But Pollock also had a problem with alcohol. "He was the slave of strong drink," the Washington D.C. Evening Star reported in the month after his death. His friend James F. Bowman, who wrote a memoir of the poet, recalled that he was obsessed with death in the last month of his life. Hour by hour, he noted, Pollock talked "of death and of the possibility of future life. All his thoughts seemed to tend in that one direction." He even asked if others considered suicide.
Pollock died at age 35, leaving a wife and four children. Bowman claimed that the greatest tragedy in Pollock's early death was he left something unfinished: "a great poem" which would immortalize him. In fact, his most famous poem would not be published until after his death. Instead, here is his poem "Evermore":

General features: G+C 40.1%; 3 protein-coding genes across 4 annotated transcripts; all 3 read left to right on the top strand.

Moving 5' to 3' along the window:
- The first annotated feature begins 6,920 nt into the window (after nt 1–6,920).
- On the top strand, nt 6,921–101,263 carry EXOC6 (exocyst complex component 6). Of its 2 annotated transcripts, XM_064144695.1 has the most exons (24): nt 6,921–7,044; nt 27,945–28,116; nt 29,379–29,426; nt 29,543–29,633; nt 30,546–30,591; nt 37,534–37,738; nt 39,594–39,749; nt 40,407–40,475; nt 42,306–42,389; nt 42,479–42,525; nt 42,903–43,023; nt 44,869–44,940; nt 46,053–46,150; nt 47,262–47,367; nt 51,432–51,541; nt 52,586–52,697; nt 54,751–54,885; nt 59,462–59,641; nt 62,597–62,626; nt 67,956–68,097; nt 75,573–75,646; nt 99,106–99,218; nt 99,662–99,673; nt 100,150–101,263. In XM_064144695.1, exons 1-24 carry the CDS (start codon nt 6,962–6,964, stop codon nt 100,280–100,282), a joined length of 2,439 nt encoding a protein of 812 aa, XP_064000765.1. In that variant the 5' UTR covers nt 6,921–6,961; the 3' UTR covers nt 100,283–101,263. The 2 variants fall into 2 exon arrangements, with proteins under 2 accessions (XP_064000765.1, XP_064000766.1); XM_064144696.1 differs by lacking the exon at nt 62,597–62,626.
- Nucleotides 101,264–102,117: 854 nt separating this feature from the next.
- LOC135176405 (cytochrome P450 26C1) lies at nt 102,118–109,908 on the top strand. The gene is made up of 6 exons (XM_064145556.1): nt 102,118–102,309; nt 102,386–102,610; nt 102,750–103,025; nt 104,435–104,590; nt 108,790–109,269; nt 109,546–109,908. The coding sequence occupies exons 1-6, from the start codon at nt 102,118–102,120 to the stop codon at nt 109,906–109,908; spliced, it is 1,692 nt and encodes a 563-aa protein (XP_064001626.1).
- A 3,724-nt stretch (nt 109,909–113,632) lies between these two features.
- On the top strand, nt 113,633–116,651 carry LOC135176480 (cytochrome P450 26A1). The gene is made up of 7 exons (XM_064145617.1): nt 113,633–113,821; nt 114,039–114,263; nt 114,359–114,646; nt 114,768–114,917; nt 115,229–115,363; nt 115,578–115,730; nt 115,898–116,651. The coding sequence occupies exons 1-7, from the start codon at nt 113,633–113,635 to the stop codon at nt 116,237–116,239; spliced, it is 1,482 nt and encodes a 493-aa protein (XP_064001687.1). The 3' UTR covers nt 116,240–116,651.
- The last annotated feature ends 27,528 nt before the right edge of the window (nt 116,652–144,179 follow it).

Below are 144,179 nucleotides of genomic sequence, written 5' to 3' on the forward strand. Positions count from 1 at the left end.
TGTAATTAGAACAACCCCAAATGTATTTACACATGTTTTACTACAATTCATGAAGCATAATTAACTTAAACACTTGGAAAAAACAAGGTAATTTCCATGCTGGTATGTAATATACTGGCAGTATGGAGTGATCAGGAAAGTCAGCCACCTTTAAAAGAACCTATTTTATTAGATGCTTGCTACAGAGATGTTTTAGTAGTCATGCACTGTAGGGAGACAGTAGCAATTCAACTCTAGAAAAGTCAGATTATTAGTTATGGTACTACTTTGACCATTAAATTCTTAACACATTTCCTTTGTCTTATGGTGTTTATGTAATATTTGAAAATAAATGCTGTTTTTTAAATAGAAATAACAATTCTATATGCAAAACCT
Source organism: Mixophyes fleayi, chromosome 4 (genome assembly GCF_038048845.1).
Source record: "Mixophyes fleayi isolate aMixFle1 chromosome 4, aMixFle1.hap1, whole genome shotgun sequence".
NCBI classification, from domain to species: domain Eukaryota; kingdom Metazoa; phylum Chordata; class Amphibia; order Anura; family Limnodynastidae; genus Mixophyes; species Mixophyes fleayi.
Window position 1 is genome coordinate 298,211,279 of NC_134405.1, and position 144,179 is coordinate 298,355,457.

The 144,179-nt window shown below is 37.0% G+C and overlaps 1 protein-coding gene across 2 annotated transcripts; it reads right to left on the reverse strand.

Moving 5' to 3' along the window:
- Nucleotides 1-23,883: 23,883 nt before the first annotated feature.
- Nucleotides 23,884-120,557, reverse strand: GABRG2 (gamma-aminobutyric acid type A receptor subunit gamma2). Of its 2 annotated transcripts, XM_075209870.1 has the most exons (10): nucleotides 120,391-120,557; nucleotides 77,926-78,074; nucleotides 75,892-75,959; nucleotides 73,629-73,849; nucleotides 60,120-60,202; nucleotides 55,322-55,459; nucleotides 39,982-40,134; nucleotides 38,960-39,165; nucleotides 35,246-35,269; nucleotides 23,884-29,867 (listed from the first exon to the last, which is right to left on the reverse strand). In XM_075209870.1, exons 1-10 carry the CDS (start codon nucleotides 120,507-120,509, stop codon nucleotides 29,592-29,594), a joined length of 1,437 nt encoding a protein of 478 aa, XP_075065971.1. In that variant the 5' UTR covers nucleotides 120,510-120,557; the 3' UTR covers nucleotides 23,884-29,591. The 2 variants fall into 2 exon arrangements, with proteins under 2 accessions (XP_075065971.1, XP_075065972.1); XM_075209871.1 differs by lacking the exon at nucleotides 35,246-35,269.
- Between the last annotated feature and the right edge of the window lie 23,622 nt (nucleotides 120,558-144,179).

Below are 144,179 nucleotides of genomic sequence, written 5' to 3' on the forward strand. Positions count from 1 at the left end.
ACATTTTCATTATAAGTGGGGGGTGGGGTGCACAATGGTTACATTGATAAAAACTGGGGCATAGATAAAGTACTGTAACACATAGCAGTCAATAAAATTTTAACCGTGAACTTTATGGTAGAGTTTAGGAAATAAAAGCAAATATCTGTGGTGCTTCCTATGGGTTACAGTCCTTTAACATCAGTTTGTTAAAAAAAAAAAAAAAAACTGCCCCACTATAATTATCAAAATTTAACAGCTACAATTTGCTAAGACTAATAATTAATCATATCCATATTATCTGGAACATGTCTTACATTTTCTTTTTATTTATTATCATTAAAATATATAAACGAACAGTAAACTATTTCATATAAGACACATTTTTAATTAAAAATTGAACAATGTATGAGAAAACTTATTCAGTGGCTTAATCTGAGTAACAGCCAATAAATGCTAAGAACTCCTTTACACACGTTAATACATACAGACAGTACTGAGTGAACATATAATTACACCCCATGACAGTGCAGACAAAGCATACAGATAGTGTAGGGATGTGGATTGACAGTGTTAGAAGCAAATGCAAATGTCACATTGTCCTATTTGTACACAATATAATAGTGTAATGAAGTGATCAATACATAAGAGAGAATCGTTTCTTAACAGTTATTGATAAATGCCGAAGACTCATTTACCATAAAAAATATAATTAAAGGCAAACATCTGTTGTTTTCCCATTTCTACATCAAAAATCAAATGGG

Oh for youth and flowery Spring,
That with mirth and music ring,
Ere the blooming leaves have vanished,
How the leaves are growing gray!
How the blossoms fade away!
And the winds that sung are sighing,—
Dimples into wrinkles grow,
Raven tresses turn to snow;
Drear, alas! is pain and sorrow,—
Full of woe.
Dreary is the changing time
When the spirit's past its prime,
Slowly, mournfully is failing,
Like a chime.
Drifting on the fateful tide,
On the torrent wild and wide,
To that bourn where weary pilgrims
Hark unto the surging roar,
From the fast-approaching shore,
Of the long, black billows beating
Oh for blossoms newly sprung,
For the harp forever strung!
Oh to be unchanging never,—